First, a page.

The Keeping Workers Safe Act Introduced: Will OSHA Violations Be Widely Disseminated?

On October 22, 2021, Senator Dianne Feinstein, Senator Robert Menendez, and Senator Brian Schatz joined Representative Andy Levin of Michigan to introduce legislation to require the publication of alleged workplace safety violations. The Keeping Workers Safe Act would direct the Occupational Safety and Health Administration (OSHA) to announce major violations by employers and distribute them to local media and related labor and trade organizations, a practice that they believe will enhance workplace safety.

OSHA Revises Its Recordkeeping Guidance for COVID-19 Work-Related Cases

On May 19, 2020, the federal Occupational Safety and Health Administration (OSHA) issued Revised Enforcement Guidance for Recording Cases of Coronavirus Disease 2019 (COVID-19) under the agency’s recordkeeping regulation at 29 C.F.R. § 1904, providing additional information on what employers are required to record in their OSHA 300 logs. Previous guidance, which OSHA issued on April 10, 2020, eliminated most employers’ (all industries except healthcare, emergency response organizations, and correctional institutions) obligation to analyze whether a COVID-19 case is work-related if certain conditions are met.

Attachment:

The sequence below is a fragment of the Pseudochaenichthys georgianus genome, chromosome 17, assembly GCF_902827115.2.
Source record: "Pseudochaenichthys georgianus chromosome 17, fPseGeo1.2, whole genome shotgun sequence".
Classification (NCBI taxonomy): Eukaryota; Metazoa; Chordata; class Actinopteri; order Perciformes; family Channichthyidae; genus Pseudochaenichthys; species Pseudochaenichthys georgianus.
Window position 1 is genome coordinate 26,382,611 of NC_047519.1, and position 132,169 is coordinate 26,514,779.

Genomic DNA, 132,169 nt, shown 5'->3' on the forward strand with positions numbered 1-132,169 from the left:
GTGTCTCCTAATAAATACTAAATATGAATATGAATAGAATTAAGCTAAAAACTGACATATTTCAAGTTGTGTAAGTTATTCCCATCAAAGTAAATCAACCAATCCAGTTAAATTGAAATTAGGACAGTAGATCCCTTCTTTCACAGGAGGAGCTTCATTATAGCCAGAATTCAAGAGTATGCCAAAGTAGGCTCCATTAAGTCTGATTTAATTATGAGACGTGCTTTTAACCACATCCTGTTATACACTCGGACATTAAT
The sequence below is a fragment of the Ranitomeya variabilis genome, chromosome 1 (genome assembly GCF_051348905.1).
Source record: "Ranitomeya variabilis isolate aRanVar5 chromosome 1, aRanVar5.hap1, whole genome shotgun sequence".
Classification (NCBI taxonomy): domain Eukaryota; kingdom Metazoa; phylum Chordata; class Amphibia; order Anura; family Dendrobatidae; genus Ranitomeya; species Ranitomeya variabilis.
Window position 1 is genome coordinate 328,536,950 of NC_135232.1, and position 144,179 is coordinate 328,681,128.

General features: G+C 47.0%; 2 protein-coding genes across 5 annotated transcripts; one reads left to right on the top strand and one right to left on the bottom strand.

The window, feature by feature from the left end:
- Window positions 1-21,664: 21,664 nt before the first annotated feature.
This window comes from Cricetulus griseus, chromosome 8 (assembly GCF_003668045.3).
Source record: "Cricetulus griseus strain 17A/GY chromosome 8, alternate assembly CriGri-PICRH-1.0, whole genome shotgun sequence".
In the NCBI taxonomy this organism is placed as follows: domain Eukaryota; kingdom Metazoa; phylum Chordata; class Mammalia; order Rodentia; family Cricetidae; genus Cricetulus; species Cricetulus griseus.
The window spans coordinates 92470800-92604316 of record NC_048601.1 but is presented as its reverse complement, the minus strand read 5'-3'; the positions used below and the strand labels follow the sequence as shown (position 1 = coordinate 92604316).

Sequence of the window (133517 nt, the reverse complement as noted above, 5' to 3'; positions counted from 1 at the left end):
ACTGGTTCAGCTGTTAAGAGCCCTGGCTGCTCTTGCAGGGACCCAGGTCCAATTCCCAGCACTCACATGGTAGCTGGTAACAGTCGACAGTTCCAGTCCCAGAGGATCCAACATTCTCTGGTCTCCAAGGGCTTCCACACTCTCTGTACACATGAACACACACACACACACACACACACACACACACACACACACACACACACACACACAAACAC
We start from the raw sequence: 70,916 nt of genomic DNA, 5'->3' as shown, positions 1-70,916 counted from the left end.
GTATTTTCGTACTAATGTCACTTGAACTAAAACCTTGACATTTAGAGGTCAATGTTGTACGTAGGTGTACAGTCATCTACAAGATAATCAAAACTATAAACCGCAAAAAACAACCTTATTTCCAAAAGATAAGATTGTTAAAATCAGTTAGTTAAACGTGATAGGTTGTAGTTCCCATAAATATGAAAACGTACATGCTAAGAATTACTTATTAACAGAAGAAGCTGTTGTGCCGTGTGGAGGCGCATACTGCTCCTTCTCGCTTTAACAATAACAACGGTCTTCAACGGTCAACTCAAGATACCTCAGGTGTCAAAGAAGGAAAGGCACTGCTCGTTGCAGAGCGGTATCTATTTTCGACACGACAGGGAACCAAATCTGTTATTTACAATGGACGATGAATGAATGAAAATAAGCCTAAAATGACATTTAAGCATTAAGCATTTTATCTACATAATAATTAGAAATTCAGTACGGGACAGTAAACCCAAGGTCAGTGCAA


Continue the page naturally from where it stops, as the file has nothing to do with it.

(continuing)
OSHA Considers Employer’s Good Faith Efforts When Enforcing Compliance During Coronavirus Pandemic

On April 17, 2020, the U.S. Occupational Safety and Health Administration (OSHA) released interim enforcement guidance for assessing an employer’s compliance efforts with OSHA standards and regulations during the 2019 coronavirus disease (COVID-19) pandemic. The guidance is specifically aimed at standards and regulations that require annual or recurring audits, reviews, training, or assessments.